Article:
MGM and 20th Century Fox have released the Billy Wilder Film Collection, a budget-conscious, four-film compilation of previously released DVD transfers. Titles included are Some Like It Hot (Special Edition), The Apartment (Collector's Edition), Kiss Me, Stupid, and The Fortune Cookie. There's nothing new here for buyers who already have these titles, so double-dipping isn't a concern. But those new to Wilder's sardonic, cynical - and of course, frequently hilarious - takes on the human condition might find the Billy Wilder Film Collection worth a look.
SOME LIKE IT HOT
For decades the most financially successful black & white comedy ever made, Wilder's 1959's screwball comedy/gangster spoof/musical romance Some Like It Hot has firmly entrenched itself as one of those beloved American film "classics" that seems utterly timeless when viewed today. Perhaps the first modern, adult, large-scale, all-star "buddy comedy," Some Like It Hot potently mixes big physical gags, risque sexual innuendo, brief moments of shocking violence, and deliciously farcical performances, all set to a driving, jazzy soundtrack that ironically, given the fact that it was designed in '59 as a period piece, feels more contemporary than the so-called "adult comedies" that come out today.
Chicago, 1929. At the height of Prohibition and the gangster wars, musicians Joe (Tony Curtis) and Jerry (Jack Lemmon) find themselves on the lam when they accidentally witness a mob rub-out, a la "The Saint Valentine's Day Massacre." Looking for any opportunity to high-tail it out of Chicago, Joe comes up with the idea of hiding out with an all-girl jazz band that's traveling down by train to sunny Florida for a two week gig at Miami's Seminole-Ritz Hotel. Decked out in full drag, the two red-blooded musicians (now known as Josephine and Daphne) immediately realize how hard it's going to be to stay in character when they meet Sugar Kane Kowalczyk (Marilyn Monroe), the insanely sexy lead singer of the band who immediately takes to the two new "girls."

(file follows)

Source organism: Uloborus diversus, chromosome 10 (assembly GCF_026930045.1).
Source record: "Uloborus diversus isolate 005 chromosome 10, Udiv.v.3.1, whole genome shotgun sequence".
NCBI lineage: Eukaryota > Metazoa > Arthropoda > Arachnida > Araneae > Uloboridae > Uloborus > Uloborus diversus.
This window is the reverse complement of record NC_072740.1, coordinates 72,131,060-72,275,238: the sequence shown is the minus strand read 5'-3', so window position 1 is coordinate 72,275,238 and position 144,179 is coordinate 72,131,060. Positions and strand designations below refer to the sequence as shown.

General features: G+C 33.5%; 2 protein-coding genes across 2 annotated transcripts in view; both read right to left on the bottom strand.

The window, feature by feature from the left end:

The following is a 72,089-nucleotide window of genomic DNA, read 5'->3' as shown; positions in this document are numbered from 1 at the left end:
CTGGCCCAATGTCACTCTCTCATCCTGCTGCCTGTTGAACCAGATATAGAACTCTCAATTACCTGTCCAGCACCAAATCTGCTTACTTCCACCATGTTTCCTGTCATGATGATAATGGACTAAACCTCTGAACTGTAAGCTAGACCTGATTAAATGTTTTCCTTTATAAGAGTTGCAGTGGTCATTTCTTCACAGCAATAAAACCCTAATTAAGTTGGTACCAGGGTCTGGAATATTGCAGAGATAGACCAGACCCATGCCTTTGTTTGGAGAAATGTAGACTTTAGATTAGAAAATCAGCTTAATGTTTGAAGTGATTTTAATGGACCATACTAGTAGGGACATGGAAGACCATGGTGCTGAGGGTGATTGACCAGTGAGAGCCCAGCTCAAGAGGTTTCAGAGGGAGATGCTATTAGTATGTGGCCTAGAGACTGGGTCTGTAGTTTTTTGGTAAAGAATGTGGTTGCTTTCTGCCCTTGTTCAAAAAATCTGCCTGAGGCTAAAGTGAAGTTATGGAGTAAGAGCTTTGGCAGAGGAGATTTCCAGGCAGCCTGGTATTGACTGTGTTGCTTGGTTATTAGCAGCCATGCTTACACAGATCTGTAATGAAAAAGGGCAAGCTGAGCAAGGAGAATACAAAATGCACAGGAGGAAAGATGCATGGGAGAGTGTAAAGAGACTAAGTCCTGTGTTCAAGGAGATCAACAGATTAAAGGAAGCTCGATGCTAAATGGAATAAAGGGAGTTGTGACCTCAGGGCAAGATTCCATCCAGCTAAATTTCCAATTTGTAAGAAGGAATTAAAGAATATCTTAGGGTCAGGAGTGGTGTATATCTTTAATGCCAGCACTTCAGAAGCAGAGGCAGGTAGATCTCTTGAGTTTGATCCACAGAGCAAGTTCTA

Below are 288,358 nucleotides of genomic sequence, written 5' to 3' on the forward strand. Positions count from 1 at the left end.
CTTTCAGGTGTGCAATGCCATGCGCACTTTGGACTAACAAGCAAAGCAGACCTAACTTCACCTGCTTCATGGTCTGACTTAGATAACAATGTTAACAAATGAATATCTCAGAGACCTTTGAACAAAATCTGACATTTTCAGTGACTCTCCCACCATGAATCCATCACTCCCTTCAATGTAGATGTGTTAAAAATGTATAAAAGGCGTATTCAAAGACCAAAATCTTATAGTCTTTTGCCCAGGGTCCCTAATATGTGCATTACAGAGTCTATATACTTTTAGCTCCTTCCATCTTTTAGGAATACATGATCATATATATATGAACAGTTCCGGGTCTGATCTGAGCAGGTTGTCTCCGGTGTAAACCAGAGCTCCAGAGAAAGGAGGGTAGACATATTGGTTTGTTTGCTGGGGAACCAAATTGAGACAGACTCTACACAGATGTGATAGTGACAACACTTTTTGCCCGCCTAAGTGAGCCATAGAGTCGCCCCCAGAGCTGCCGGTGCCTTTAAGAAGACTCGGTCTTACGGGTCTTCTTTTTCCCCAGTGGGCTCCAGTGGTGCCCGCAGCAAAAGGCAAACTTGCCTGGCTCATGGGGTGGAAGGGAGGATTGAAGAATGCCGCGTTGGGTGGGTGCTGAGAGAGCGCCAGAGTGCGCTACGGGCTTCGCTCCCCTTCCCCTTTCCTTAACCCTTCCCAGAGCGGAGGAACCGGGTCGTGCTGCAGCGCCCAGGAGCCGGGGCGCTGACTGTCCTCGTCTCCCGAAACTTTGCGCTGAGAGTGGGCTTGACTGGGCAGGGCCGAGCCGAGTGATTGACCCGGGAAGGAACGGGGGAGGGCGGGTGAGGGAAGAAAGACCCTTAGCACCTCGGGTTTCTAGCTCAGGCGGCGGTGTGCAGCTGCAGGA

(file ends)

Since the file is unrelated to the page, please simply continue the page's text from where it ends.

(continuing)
Unlucky in love, and confessing a weakness for tenor sax players (which of course, Joe is), Sugar proves too tempting a target for Lothario Joe, who immediately plots a way to pass himself off as Sugar's dream come true: a sensitive, helpless, glasses-wearing millionaire. With the unknowing aid of real-life, aging millionaire playboy Osgood Fielding III (Joe E. Brown), who becomes enamored with the broad-shouldered, flat-chested, smart-mouthed Daphne, Joe succeeds in winning Sugar, but trouble multiplies when the boys discover that Spats Colombo (George Raft), the murderous gangster that has been hunting them down, has checked into the Ritz.